Cornish Ertach Kernow - An ancient history Ruan Lanihorne
Ruan Lanihorne perhaps not one of the most well-known parish in Cornwall, but one that I have mentioned previously in passing. Based around the village of that name on the Ruan River a tributary of the River Fal it's a parish with an ancient history, its earliest mention being in 1270 as Lanryhorn, not dissimilar to its name in Cornish today Lannrihorn. Although the settlement was not mentioned in Domesday a manor in the area named as Elerchi was and held by a Breton called Levenot under Robert of Mortain Earl of Cornwall. It was previously tenanted by one Merlesvan during the reign of Edward the Confessor and one of the many manors distributed to supporters of the new Norman overlords. That a number of manors in Cornwall were given to Bretons reflects perhaps that the first earl of Cornwall under the Normans was Brian of Brittany, who held the earldom before Robert of Mortain.
Situated on an early religious site, based on the Lan part of its place name linked to the name of its saint, the most historic existing building is the 13th century church dedicated to St Rumon. Some of early Norman church still exists despite continuous additions and reconstruction through to the 19th century. The 13th century tower is said to have been higher but following a storm in 1658 the upper part was rebuilt, two tiers of windows in the tower are 13th century single-lights with pierced slates. Severe restoration in 1866 saw much of the earlier interior destroyed, although some timbers were reused. The parish also has a historic well maintained holy well, which has seen the stonework reconstructed. This is on private land and permission to view should be sought.
Virtually every Cornish parish will have a person or family of some note and Ruan Lanihorne is no exception. Not well-known now, but in his time much respected was the rector of Rual Lanihorne one John Whitaker. He was born in Manchester in 1735 and after moving to Cornwall he married a local heiress Jane Tregenna. He was an English historian and Anglican clergyman who along with making a study of the Cornish language wrote a number of books including The Ancient Cathedral of Cornwall. Although this has some very interesting facts about Cornwall, it does as many books of the time do contain some tragically incorrect information that later modern research and science has corrected. However, he did make a valuable contribution to recording Cornwall’s history and heritage including much of what has not survived to our own times. The Reverend Whitaker died in 1808 was buried within the church under a simple slate slab.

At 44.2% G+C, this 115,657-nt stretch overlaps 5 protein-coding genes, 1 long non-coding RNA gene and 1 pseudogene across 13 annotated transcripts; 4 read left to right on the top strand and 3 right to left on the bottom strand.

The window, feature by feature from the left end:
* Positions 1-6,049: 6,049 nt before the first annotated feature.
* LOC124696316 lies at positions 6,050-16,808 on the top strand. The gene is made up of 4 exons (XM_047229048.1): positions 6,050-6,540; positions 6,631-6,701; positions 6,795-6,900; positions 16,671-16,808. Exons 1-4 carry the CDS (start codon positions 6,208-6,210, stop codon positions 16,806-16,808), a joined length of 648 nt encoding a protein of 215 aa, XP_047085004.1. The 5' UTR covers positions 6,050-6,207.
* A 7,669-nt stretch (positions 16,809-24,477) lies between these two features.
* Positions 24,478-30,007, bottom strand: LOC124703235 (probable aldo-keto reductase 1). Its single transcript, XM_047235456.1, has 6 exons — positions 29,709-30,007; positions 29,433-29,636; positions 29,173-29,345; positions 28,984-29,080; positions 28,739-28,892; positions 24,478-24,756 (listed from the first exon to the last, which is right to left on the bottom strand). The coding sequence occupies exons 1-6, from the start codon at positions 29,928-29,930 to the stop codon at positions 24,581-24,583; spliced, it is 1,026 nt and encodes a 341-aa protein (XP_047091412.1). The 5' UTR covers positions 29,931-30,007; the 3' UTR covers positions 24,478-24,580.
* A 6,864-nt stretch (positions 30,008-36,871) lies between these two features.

Although an Englishman, he wrote following his Cornish language studies this strongly worded piece. ‘The English Liturgy was not desired by the Cornish, but forced upon them by the tyranny of England, at a time when the English language was yet unknown in Cornwall. This act of tyranny was at once gross barbarity to the Cornish people, and a death blow to the Cornish language’. Fortunately, not quite a death blow through the intervention of a number of scholars who helped preserve and later resuscitate the Cornish language ensuring its survival.
Perhaps one of the most interesting families and buildings, which sadly no longer exists is that of the castle and family named Le Ercedekne, which is spelt many different ways over time. Earliest records show that this family, no doubt of earlier Norman extraction came to Cornwall from Shoebrook in Devon during the 13th century, after the marriage of Sir Thomas Ercedekne to Alice the heiress of Elerchi Manor. The lands at Ruan Lanihorne were certainly in the hands of Sir Thomas Ercedekne in 1303 when an inquisition to value the lands was held. Thomas was to die at the English bloodbath at Bannockburn in 1314, one of the hundreds of English knights to die there at the hands of the Scots. His son Odo followed him and who in turn was succeeded by his son Thomas who married Alice de la Roche. He was created Baron Ercedekne and was Governor of Tintagel Castle and Sheriff of Cornwall, being summoned to Parliament at least twice. At his death he held a number of manors throughout Cornwall and also Launceston Castle. Sir John Ercedekne succeeded his father in 1331 and was it appears a most disreputable character. However, a market at Shepestall was granted to Sir John Arcedekne in 1335, which seems to have been in the Ruan Lanihorne area, although no actual proof of location has been found. It seems Sir John was evidently not above a little cattle and deer rustling, in 1344 appearing as the leader of ‘a huge multitude of evildoers’, robbing the Duke of Cornwall of his Cornish tin and they even began house breaking. A judgement against him claimed damages of £1,000, a huge sum for that time. Sir John was declared an outlaw but avoided punishment by joining the army in France and fighting at Crecy, where there was an overwhelming victory for King Edward III. The king then granted him a pardon for his good services.